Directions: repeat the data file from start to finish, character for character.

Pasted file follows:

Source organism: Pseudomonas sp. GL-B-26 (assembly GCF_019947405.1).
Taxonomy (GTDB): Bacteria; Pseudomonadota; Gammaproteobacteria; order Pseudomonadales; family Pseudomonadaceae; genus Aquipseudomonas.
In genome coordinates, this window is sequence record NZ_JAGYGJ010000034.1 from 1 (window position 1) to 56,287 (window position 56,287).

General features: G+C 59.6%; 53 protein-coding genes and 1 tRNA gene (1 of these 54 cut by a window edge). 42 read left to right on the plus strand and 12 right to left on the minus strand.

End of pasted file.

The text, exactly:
Source organism: Pseudomonas sp. GL-B-26 (assembly GCF_019947405.1).
Taxonomy (GTDB): Bacteria; Pseudomonadota; Gammaproteobacteria; order Pseudomonadales; family Pseudomonadaceae; genus Aquipseudomonas.
In genome coordinates, this window is sequence record NZ_JAGYGJ010000034.1 from 1 (window position 1) to 56,287 (window position 56,287).

General features: G+C 59.6%; 53 protein-coding genes and 1 tRNA gene (1 of these 54 cut by a window edge). 42 read left to right on the plus strand and 12 right to left on the minus strand.